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How to bring in more than one column from left table in a CURSOR/dynamic sql query


How to bring in more than one column from left table in a CURSOR/dynamic sql query

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polkadot
polkadot
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First of all, if this can be done without the use of a cursor, I'm open to switching away from.

The following cursor fetches one by one, names from the iNamesExcel$ sql table. The subsequent dynamic sql looks for matches in Active directory and when found inserts them into a table called temp. There's an asterisk there so that fuzzy matches are also returned.

DECLARE @InventoryNames varchar(100)
DECLARE getInventoryNames CURSOR FOR
SELECT Name
FROM dbo.iNamesExcel$
OPEN getInventoryNames
FETCH NEXT
FROM getInventoryNames INTO @InventoryNames
WHILE @@FETCH_STATUS = 0
BEGIN
----
DECLARE @name nvarchar(100)
DECLARE @sql nvarchar(max)

SET @name = @InventoryNames +'*'
SET @sql=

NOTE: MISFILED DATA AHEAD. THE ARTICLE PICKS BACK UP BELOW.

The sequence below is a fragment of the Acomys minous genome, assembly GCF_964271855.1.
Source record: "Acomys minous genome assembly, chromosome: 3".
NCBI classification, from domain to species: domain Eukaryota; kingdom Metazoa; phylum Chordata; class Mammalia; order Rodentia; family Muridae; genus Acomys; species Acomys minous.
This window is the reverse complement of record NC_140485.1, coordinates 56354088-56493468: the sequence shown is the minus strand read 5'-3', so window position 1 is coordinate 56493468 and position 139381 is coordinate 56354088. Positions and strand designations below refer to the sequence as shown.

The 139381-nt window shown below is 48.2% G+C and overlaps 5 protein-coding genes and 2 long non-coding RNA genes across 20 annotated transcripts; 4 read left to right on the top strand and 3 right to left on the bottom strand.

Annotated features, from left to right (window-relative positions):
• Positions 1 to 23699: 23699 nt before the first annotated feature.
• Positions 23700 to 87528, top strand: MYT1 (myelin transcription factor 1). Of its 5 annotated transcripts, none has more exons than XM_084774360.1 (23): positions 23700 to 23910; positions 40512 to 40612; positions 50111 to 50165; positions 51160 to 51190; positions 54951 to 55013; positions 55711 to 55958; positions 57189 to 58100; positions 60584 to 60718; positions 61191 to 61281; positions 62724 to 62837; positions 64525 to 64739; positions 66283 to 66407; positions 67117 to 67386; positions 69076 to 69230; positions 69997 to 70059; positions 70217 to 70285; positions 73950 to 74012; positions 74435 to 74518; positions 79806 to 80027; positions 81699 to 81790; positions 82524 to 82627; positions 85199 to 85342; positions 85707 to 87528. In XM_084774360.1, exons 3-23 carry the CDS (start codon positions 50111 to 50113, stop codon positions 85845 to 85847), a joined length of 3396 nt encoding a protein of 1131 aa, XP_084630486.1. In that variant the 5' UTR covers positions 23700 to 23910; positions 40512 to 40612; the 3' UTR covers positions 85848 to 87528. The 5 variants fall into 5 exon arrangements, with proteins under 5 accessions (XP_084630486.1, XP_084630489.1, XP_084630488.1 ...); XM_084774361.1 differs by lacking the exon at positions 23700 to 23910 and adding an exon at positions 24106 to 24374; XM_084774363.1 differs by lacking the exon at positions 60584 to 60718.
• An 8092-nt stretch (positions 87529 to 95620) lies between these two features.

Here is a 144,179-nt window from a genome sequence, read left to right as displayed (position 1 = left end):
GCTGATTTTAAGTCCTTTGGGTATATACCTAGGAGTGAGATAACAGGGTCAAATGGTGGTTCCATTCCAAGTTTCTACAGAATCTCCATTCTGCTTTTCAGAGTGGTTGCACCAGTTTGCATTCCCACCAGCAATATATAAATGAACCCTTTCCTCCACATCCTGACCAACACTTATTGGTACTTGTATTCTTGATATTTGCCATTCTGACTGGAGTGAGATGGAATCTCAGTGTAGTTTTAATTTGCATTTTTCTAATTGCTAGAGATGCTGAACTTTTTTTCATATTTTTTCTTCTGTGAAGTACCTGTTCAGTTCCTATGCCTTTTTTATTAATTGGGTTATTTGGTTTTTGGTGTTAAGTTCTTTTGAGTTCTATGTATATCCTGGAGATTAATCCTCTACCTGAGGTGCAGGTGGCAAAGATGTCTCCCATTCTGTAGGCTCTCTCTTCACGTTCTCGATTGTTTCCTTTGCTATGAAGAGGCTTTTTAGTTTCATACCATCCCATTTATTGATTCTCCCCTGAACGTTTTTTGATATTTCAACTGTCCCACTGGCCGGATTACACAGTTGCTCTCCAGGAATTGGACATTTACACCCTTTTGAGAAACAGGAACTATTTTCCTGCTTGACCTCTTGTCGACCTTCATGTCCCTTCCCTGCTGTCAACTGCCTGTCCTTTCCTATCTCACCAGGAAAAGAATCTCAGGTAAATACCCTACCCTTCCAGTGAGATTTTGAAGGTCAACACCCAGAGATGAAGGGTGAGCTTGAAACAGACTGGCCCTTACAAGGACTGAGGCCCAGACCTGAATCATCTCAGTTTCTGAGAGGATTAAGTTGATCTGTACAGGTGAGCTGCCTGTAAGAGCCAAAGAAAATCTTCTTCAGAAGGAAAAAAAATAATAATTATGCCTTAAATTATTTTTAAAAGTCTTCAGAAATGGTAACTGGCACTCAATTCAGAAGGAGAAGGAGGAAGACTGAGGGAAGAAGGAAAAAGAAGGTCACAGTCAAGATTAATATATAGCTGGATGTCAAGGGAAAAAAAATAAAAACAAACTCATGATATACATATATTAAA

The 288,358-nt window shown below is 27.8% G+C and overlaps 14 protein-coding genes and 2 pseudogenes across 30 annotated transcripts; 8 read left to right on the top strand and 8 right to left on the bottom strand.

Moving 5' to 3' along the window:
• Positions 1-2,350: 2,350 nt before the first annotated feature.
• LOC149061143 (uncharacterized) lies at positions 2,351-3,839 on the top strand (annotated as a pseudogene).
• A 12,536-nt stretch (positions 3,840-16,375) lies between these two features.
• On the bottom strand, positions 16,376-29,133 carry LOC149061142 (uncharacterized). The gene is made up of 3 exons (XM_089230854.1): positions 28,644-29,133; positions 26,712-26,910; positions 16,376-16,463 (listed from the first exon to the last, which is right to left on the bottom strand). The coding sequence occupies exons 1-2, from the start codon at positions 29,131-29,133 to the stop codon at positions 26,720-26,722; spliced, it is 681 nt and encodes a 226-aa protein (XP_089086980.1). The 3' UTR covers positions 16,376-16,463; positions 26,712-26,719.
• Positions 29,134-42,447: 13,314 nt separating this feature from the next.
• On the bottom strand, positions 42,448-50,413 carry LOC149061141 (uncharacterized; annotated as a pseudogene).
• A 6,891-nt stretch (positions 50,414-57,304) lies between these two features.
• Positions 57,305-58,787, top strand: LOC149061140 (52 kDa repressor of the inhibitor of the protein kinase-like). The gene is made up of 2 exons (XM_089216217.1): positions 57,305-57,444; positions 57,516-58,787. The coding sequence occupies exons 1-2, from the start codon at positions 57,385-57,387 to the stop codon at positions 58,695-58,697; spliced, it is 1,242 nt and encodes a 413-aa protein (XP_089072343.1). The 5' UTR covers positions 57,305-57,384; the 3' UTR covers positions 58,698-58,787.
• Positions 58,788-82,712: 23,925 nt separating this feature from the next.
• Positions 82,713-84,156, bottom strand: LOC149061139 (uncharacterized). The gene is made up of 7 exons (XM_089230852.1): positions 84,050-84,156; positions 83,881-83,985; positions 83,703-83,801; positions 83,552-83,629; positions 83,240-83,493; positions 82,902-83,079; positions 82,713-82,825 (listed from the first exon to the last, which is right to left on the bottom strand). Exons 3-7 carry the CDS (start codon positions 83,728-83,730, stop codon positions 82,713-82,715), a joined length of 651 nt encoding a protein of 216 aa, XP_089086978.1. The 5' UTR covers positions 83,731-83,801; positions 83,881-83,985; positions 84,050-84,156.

'
INSERT INTO TEMP
SELECT * FROM OPENQUERY (
ADSI,
''SELECT displayname,
samaccountname,
telephonenumber,
mail,
department,
title
FROM ''''LDAP://domain name obfuscated''''
WHERE
objectClass = ''''user''''
and objectCategory = ''''person''''
and displayName = ''''' + @name + ''''''')'

EXEC dbo.sp_executeSQL @sql

----

FETCH NEXT FROM getInventoryNames
INTO @InventoryNames

END

CLOSE getInventoryNames
DEALLOCATE getInventoryNames

SELECT distinct * FROM TEMP;


Currently the TEMP table only contains the information from AD, but I'd like it to include more columns from the iNamesExcel$ table.

So, I'd like to do a LEFT join to the iNamesExcel$ table, so as to preserve the other columns that are there.

Can I get some ideas on how to do, given the constraint of LDAP Query syntax? Thanks.

--Quote me
Alan Burstein
Alan Burstein
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You could do something like this (I changed @name to @names):

DECLARE @names varchar(max);